I enjoyed last Friday's post from Lori Lewis about the need to use metrics in determing social media success. But looking at the bigger picture of brand success, I would suggest to you that it is the unmeasurable qualities that often make the difference between winning brands and losing brands. With all those metrics, analytics, and talk of ROI, there are certain intangibles that are keys to winning.
Today, former Detroit Tiger and L.A. Dodger Kirk Gibson is improbably leading the Arizona Diamondbacks to a very respectable record in the NL West. When asked how a team with no stars is over-achieving and keeping pace with the world champion San Francisco Giants, Diamondbacks GM Kevin Towers attributed this new-found success to Gibson:
“The team has taken on Gibby’s personality.”
The tone with Gibson was set many years ago, and is typified by a true story that occurred when he was traded to the Dodgers in 1988. The team wasn’t doing well, and during spring training, another player played a typical prank on Gibby – the old shaving cream in the hat trick. Instead of an easygoing reaction, Gibson exploded and questioned the team’s intensity, openly suggesting that these types of pranks were part of the reason why the Dodgers were losing. The team went on to win the World Series that year, punctuated by Gibson’s famous home run that always makes ESPN’s list of clutch plays, like a scene out of “The Natural.”
Fast-forward to Gibson’s first managerial gig with Arizona, and you have some insight into how any organization can succeed on the strength of sheer leadership - without management seminars, off-sites, and the other crutches that companies use to try to manufacture results.
Sometimes it’s so simple to asssess which organizations, brands, and yes, even radio stations are successful with three simple tests:
1. It’s in the walls. Walk in the front door and down the halls and you’ll immediately determine the stations that have energy and pride. Some stations – and I often think of stations like 98Rock (Sacramento) and KISW (Seattle) – simply exude a fun, exciting, and vibrant atmosphere. When I visit operations like this, it almost makes me want to get back into day-to-day radio. (OK, not really.) On the other hand, you can sense a station that is bland, vanilla, and lifeless, too – the operations that look and feel like insurance companies – not living, breathing entertainment outlets.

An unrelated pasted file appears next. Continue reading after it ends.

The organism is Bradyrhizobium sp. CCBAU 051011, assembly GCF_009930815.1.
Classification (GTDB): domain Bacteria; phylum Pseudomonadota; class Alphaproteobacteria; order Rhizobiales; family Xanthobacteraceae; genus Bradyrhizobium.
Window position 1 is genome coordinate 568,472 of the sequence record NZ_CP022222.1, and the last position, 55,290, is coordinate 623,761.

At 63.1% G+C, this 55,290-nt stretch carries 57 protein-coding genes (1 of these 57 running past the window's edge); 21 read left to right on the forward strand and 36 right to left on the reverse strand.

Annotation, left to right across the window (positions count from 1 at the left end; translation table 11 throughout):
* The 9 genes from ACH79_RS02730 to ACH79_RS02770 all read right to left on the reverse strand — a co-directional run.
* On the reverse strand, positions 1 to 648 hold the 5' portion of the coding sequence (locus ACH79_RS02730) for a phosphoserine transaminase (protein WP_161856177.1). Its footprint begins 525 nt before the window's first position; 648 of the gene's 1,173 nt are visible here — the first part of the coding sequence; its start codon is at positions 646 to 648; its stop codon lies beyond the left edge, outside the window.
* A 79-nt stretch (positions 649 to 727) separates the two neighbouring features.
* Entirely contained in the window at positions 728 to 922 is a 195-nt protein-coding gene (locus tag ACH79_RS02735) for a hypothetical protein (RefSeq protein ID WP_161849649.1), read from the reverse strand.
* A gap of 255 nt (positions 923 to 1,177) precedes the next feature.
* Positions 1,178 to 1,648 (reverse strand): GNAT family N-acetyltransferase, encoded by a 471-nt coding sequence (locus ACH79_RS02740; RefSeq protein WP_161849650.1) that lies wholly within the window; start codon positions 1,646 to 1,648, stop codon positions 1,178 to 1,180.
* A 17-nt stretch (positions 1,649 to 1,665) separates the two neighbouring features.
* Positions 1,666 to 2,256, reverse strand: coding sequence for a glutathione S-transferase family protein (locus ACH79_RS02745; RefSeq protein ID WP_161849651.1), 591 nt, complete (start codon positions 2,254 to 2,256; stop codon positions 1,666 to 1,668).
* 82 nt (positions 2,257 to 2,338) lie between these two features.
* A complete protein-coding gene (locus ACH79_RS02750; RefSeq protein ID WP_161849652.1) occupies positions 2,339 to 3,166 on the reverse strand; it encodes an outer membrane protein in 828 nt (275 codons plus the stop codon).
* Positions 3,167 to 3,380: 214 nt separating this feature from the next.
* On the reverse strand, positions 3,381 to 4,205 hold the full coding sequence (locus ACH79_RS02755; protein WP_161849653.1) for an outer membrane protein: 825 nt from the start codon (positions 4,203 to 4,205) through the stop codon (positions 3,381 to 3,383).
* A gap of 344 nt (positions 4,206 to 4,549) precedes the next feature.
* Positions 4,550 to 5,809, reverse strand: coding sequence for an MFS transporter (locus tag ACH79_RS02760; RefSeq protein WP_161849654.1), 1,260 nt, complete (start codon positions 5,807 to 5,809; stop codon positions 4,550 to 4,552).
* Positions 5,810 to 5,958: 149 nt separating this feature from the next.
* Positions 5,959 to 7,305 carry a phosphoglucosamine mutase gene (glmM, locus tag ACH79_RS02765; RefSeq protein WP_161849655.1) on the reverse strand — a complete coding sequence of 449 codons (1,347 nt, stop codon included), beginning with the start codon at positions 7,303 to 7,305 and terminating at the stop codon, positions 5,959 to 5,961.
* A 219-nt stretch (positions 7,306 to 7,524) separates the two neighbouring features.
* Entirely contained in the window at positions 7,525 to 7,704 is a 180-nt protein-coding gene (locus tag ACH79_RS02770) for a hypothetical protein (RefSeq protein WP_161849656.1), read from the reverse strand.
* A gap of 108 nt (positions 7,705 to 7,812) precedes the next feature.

2. A station takes on the personality of its PD. This goes right back to the Gibson story. And I see it every year as I visit client stations or assess the competition. All the ratings, research, and other tools in the world can’t make up for dispirited or unimaginative PDs. On the other hand, the motivated, energetic, don’t-take-no-for-an-answer programmers find a way to win – with or without the tools.
3. The tone you set in the first 30 days…
…is the tone you live with for your entire time programming a station. Gibson took care of that with the Dodgers in '88 in spring training and it helped carry the team to a championship. Conversely, we see PDs who commit serious flaws in that first month, assuming they understand the culture or the people, installing a template that won for them in the past, or simply not communicating with the staff in a meaningful, honest way. Programmers who are cognizant that all eyes are on them during that so-called “honeymoon period” are the ones with the best chance of success. That’s not to say that it isn’t possible to reinvent oneself, but it’s truthfully difficult once those first impressions harden.
None of these traits is rooted in ratings analysis, music scheduling, or applicant testing. But they are often visible and in evidence in successful operations, be they public or commercial radio – or perhaps in any business enterprise with a staff of five or more. If you open your eyes, you can see them - or the lack of them - clearly.
Setting the tone is a difference-maker.
With thanks to Scott Adams.